I moved to Stockholm when I was 19 years old. I didn’t have any money, but I did have an ID card that belonged to some girl who looked like me. I also had a part-time customer-service job with a national internet provider, where I got access to people’s personal information and businesses’ tax-ID numbers.
So my friend and I went to restaurants all over Sweden, pretending we worked at local newspapers. We told the restaurants to send the bills to the newspapers, and I authorized them with the company information I had gotten hold of at work.
I also used people’s ID numbers to create several user accounts on Tradera, Scandinavia’s version of eBay. Whenever I needed money, I’d sell items that didn’t exist. I’d upload a photo of Kate Moss wearing a fur, remove her head from the photo, then say the fur was from some expensive brand. People would send me money for the fur or whatever, and they’d get nothing in return.
Nothing bad ever happened to me during the year and a half I was doing it, and I earned $3,500. The only hassle was setting up all these email addresses. I had a different one for each item that I “sold.” I think there must have been around 40 of them.
If I ever got caught, I would have played stupid and told the police that I’d lost my passport and make them believe someone was pretending to be me.
“MARIA JOHANSSON,” AS TOLD TO CAISA EDERYD
In Paris tourists attract street crooks and pickpockets, which means tricksters are everywhere. They’re at the Sacré-Coeur Basilica, in front of Notre Dame, on the square at Saint-Michel, at Châtelet, and especially at the bottom of the Eiffel Tower. It’s there that a group of men—many of them Romanian and Bulgarian immigrants—fool passing marks into playing bonneteau, the French name for the infamous three-card Monte scam.
“The bonneteau is not really a card game,” according to Georg, who lures tourists to the tables where the sleight-of-hand artists hold court. “It’s a game of chance: once the cards are mixed, you must choose one of three cards in front of you. Only one is a king of spades. If you find it, you double your bet.”
Players usually win small bets at first, and then, as soon as they feel confident, will play for 100, 200, or even 500 euros ($135 to $675); the card shark slips the king of spades into his pocket unnoticed and the player loses. It’s the oldest trick in the book, but according to the Paris police, the 80-plus men who work these tables near the Eiffel Tower bring in a combined 2,000 euros a day.
Even if there isn’t a clear link between Eastern European organized-crime syndicates and these low-level hustlers, a spokesman for the Paris police whom we asked about the situation—and who arrested 33 Romanian bonneteau fraudsters in October—suggested it wasn’t so far-fetched: “Looking at the amount of money they make, it is not ridiculous to talk about a true Mafia.”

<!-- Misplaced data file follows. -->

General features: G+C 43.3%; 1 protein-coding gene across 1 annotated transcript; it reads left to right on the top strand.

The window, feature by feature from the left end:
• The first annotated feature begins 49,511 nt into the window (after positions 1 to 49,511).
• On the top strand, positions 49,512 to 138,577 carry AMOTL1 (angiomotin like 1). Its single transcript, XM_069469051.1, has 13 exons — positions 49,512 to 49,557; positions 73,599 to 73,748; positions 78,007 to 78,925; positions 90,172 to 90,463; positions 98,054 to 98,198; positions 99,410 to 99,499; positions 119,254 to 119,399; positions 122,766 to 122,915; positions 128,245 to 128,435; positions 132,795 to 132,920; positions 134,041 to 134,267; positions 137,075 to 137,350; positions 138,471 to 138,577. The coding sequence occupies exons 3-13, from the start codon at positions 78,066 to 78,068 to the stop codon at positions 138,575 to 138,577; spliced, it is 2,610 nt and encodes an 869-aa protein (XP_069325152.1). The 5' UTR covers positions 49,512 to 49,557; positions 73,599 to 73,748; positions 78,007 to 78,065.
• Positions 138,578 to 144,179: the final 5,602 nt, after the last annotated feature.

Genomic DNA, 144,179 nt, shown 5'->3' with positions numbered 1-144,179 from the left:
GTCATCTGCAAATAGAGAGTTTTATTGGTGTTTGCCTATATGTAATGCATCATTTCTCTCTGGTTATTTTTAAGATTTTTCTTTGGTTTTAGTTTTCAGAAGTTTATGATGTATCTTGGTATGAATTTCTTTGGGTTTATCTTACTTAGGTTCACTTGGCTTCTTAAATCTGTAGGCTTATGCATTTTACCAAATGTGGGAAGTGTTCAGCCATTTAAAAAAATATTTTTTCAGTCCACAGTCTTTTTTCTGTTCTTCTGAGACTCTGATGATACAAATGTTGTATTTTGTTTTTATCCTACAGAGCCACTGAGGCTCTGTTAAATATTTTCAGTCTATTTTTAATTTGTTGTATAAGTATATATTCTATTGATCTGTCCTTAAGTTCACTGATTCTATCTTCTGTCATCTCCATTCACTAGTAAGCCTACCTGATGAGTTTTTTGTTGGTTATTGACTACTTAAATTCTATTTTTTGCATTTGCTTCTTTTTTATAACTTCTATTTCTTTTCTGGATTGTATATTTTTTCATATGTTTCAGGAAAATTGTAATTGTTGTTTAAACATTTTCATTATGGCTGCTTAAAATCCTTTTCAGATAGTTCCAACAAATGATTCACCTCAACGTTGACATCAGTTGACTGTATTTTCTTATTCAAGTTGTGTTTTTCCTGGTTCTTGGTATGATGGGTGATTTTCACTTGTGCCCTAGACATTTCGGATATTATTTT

FAKE KIDNAPPINGS ARE A REAL PROBLEM
One Sunday evening in 2011, a man we’ll refer to as Carlos got a call while eating dinner with his wife. He heard what sounded like his grandson’s voice crying and sobbing. Thinking the 16-year-old had been kidnapped, he met with the criminals to give them what jewelry he had, but apparently that wasn’t enough for the ransom they were demanding. He pulled out 7,000 reals (around $3,000) from his bank account the next morning.
“The guys were professional,” Carlos said. “They were monitoring us, they called throughout the whole evening… You get really stupid in their hands; you’ll do anything they want.”
He gathered together his valuables and cash in such a rush that he didn’t pause to check to see if his grandson was really kidnapped. In reality, he was sleeping peacefully at Carlos’s son’s home—a fact he only realized while on his way to meet the criminals with the money.
This kind of fake kidnapping has become commonplace in Brazil over the past several years: Why actually snatch a child when you can just make some empty threats and trick people?
That said, calls that begin with begging and screaming (the criminals often use recordings) are hard to ignore in a country where real kidnappings are all too frequent, but the military police told me that the best way to deal with a situation like that is to stay calm, not give the person any information, and attempt to contact the alleged kidnapping victim.
Statistics about this type of crime in Brazil are scarce, since many victims don’t report these scams, but in 2007 the Associated Press reported that there were more than 3,000 complaints about fake kidnappings in the first 45 days of that year alone. Worse yet, it appears there’s little the police can do to stop this wave of fraud—if the cops do arrest the perps, chances are they’ll only be charged with larceny.
ANNA PAULA MASCARENHAS
YOU’VE ALREADY WON
If Canadians want to make thousands of dollars a week, all they have to do is trick their neighbors to the south into thinking they’ve won prizes. Simple enough, right?
The scheme is called “prize-pitching,” and according to a former telemarketing scammer, it works like this: someone in the US gets a call from a Canadian who has some good news—the person they’re calling has already won! Exactly what they’ve won varies; in one case I heard about it was a “boat with sails of the sturdiest canvas and floors of the richest mahogany.” All the lucky winners had to do was pay the border taxes to have it docked near their homes. These fees might be $300 or $400, but what’s a few hundred bucks when you’re getting a top-of-the-line sailboat, right? And get a boat the victims did: soon after they wired money—usually through Western Union—they received a box in the mail containing a foot-long model boat with canvas sails and mahogany floors.
The targeted victims are mostly elderly folks who are probably just happy to have someone to talk to. Once they lose their money to these fast-talking Canucks, they have little legal recourse—the most successful schemes are those that don’t break any serious laws, like the boat trick, and it’s difficult to prosecute scammers for cross-border crimes. And if the guys in charge are forced to shut one of these small-time scammers down after too many complaints, they can just recycle the fraudulent business in a week’s time, using a different name and setting up shop in a building down the street.